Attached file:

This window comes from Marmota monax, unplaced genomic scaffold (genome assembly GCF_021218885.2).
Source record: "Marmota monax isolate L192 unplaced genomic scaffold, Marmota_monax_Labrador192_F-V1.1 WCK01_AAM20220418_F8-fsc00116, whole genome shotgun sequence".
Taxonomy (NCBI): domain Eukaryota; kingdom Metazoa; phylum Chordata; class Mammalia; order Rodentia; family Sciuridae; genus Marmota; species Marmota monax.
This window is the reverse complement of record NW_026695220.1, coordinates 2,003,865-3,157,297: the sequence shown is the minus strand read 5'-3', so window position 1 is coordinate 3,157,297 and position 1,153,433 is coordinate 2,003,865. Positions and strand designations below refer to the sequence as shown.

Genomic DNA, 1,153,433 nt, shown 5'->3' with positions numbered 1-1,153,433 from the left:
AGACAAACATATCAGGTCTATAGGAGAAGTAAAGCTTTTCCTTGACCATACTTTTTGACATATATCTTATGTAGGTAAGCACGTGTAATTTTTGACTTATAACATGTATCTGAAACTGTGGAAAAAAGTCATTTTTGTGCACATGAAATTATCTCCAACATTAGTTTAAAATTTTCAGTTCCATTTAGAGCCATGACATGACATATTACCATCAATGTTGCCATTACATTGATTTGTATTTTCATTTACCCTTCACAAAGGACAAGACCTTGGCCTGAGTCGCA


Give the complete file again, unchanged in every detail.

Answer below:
This window comes from Marmota monax, unplaced genomic scaffold (genome assembly GCF_021218885.2).
Source record: "Marmota monax isolate L192 unplaced genomic scaffold, Marmota_monax_Labrador192_F-V1.1 WCK01_AAM20220418_F8-fsc00116, whole genome shotgun sequence".
Taxonomy (NCBI): domain Eukaryota; kingdom Metazoa; phylum Chordata; class Mammalia; order Rodentia; family Sciuridae; genus Marmota; species Marmota monax.
This window is the reverse complement of record NW_026695220.1, coordinates 2,003,865-3,157,297: the sequence shown is the minus strand read 5'-3', so window position 1 is coordinate 3,157,297 and position 1,153,433 is coordinate 2,003,865. Positions and strand designations below refer to the sequence as shown.

Genomic DNA, 1,153,433 nt, shown 5'->3' with positions numbered 1-1,153,433 from the left:
AGACAAACATATCAGGTCTATAGGAGAAGTAAAGCTTTTCCTTGACCATACTTTTTGACATATATCTTATGTAGGTAAGCACGTGTAATTTTTGACTTATAACATGTATCTGAAACTGTGGAAAAAAGTCATTTTTGTGCACATGAAATTATCTCCAACATTAGTTTAAAATTTTCAGTTCCATTTAGAGCCATGACATGACATATTACCATCAATGTTGCCATTACATTGATTTGTATTTTCATTTACCCTTCACAAAGGACAAGACCTTGGCCTGAGTCGCA